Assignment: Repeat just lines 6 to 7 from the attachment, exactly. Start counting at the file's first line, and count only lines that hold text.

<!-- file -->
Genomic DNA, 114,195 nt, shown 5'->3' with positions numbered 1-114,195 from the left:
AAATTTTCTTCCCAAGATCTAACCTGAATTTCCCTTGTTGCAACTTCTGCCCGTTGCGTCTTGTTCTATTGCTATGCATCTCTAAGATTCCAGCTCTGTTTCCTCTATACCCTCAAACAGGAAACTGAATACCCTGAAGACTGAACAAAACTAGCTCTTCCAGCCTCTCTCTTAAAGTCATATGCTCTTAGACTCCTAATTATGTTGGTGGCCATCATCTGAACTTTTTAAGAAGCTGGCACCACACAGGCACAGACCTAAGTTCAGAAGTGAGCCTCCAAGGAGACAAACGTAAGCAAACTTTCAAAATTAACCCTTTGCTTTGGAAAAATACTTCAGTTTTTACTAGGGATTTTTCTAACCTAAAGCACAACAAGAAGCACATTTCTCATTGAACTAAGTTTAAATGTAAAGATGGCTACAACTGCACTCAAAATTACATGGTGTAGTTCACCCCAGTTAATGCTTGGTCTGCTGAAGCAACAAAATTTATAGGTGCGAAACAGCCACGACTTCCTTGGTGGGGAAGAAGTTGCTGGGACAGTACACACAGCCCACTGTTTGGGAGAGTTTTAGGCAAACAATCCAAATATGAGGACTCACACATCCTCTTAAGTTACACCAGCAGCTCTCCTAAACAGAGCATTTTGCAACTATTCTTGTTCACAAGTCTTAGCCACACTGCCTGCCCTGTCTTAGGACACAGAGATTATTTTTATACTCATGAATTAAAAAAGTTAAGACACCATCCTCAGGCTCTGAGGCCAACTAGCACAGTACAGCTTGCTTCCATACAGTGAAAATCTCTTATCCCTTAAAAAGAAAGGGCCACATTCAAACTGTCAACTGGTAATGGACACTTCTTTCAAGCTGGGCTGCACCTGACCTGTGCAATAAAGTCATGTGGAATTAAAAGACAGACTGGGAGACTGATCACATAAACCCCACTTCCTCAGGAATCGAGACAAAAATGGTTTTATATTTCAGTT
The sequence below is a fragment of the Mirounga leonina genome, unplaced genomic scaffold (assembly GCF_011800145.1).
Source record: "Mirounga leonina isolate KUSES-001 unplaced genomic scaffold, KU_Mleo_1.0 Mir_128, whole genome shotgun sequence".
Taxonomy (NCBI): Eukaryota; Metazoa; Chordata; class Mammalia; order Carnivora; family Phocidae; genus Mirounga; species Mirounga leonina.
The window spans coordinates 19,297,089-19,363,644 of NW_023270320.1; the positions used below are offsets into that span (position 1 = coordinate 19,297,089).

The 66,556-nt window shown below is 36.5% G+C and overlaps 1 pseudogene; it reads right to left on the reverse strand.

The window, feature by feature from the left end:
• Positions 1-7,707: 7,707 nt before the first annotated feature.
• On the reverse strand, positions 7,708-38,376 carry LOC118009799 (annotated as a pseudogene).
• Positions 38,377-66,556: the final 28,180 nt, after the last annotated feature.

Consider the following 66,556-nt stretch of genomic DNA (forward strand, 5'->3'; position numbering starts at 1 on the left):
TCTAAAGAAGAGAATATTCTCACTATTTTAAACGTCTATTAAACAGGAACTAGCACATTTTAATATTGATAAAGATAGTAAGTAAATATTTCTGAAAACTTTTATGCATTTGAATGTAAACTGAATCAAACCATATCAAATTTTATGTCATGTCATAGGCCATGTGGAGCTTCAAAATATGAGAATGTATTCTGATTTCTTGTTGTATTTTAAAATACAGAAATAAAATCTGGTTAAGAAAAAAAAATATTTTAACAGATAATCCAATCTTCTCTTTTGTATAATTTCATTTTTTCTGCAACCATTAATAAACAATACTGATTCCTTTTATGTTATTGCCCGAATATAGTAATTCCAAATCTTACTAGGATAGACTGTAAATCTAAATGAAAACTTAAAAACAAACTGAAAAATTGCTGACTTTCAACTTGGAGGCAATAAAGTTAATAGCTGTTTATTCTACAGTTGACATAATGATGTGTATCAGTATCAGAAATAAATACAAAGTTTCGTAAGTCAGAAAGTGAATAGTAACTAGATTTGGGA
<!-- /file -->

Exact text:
The window spans coordinates 19,297,089-19,363,644 of NW_023270320.1; the positions used below are offsets into that span (position 1 = coordinate 19,297,089).

The 66,556-nt window shown below is 36.5% G+C and overlaps 1 pseudogene; it reads right to left on the reverse strand.